Album: Iron & Wine — Around The Well

The long awaited Around The Well is split into two halves, the first a soft collection of home recordings, the second a spruced up smattering of studio work. Disc one is reminiscent of 2002’s The Creek Drank The Cradle in that it is restrained of detail and relies solely on a minimal amount of musical instruments. This gives it a wholesome, stripped down atmosphere. The 11 tracks on the first part are unedited and raw, so there is nothing to distract from Iron & Wine creator Sam Beam’s genius. The tracks find unity in their heartbreaking melodies. ‘Swans and the Swimming’ has a sombre rhythm to it that washes over you and shows that recordings don’t have to be flawless to connect with listeners.

The second part of the double LP picks up the pace slightly and goes hand in hand with good summer weather. Even the covertly melancholy ‘Love Vigilantes’, narrated by a dead soldier, will find a place in your heart with its anthem-like chorus. Things brighten up on ‘Kingdom of the Animals’ where Beam’s storytelling capabilities are accompanied by piano and harmonica.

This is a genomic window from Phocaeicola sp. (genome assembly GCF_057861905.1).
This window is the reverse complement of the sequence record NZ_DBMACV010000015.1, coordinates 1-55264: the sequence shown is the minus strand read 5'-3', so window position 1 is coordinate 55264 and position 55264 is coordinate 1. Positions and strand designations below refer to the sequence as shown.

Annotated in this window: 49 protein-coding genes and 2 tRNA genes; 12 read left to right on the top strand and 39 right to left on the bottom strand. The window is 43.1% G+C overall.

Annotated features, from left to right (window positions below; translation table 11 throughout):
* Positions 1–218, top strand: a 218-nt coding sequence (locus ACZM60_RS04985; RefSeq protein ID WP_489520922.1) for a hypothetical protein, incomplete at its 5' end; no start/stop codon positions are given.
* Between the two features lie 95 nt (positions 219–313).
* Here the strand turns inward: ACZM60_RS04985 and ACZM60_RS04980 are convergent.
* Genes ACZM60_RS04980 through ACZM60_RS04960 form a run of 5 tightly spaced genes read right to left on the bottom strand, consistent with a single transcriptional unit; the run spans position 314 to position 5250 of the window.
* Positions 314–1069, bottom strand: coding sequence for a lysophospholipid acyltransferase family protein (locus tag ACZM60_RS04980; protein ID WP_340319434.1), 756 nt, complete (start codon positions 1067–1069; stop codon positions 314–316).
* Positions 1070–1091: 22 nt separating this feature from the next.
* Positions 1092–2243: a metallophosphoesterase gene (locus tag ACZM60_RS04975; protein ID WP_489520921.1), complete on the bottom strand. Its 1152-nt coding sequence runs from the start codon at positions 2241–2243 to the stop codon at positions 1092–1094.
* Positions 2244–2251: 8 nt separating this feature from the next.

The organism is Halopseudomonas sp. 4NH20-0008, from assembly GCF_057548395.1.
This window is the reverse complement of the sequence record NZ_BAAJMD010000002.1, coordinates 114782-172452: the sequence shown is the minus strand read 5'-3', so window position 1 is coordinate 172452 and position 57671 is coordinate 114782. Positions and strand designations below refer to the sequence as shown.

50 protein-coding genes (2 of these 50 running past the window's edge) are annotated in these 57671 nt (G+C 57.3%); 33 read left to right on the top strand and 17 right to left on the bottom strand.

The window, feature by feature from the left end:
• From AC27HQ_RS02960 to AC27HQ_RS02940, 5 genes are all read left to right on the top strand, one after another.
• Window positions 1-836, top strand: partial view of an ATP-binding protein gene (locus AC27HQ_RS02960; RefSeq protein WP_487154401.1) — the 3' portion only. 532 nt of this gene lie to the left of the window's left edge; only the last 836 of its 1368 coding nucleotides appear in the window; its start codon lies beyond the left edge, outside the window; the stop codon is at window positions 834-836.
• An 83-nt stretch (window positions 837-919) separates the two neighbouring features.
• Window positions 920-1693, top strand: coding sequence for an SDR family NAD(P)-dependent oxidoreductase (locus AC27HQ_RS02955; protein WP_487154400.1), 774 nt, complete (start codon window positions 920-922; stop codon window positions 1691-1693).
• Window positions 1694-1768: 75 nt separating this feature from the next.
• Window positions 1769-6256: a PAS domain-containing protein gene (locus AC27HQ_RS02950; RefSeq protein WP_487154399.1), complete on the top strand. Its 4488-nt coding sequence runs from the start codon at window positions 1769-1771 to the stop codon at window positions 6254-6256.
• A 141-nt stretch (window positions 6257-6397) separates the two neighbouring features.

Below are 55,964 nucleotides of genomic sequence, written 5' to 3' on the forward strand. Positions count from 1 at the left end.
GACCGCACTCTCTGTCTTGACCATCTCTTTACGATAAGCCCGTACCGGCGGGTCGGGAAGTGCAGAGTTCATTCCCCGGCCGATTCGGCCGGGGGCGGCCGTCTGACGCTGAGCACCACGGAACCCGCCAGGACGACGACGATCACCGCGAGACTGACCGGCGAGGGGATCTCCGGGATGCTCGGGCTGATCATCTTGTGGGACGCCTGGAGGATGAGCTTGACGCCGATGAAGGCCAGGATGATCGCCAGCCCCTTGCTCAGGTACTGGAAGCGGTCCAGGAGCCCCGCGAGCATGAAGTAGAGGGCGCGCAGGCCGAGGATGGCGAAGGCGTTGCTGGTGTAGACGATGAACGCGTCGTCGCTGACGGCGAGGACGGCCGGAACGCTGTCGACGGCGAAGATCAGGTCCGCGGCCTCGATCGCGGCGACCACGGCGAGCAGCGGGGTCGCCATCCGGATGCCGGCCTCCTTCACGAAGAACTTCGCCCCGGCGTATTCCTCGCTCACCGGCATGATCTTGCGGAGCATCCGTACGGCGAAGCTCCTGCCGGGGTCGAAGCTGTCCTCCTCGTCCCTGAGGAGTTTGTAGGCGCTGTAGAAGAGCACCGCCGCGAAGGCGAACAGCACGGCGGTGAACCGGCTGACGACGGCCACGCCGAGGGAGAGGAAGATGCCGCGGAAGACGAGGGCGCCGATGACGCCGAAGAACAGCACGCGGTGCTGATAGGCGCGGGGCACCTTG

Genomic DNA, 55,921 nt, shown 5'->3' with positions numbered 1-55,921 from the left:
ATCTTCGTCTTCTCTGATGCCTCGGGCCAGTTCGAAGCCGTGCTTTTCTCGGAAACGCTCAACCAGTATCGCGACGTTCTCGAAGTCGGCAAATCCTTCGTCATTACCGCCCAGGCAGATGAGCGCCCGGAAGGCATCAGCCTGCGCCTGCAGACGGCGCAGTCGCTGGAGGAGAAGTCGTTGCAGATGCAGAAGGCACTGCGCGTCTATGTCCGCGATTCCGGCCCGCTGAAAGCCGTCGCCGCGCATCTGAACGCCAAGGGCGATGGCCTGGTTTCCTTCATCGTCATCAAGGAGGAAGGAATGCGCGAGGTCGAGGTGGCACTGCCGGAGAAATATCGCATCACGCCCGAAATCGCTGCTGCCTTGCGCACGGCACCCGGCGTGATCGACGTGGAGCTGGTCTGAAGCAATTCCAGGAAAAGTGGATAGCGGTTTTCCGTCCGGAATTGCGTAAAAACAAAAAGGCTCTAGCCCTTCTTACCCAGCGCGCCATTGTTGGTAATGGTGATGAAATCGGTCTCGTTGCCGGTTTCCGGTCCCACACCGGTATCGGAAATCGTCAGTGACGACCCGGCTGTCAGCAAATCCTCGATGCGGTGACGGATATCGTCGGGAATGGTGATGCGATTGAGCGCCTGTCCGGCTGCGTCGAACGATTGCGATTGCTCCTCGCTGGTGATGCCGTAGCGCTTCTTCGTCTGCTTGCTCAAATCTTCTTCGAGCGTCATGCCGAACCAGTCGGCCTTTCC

The second disc switches between songs centred around the latter light-heartedness and a darker element. ‘Serpent Charmer’ is a good example of this with its twisting melodies and whispered vocals that linger just out of reach. Sinister ‘Carried Home’ gets into your brain and stays there, the tinkling piano sending shivers up your spine as the song progresses.

‘The Trapeze Swinger’, the ten-minute finale recorded especially for the film In Good Company, is the perfect way to end the double album and reflects just how far Beam has come under the moniker of Iron & Wine.

Words: Mary Machin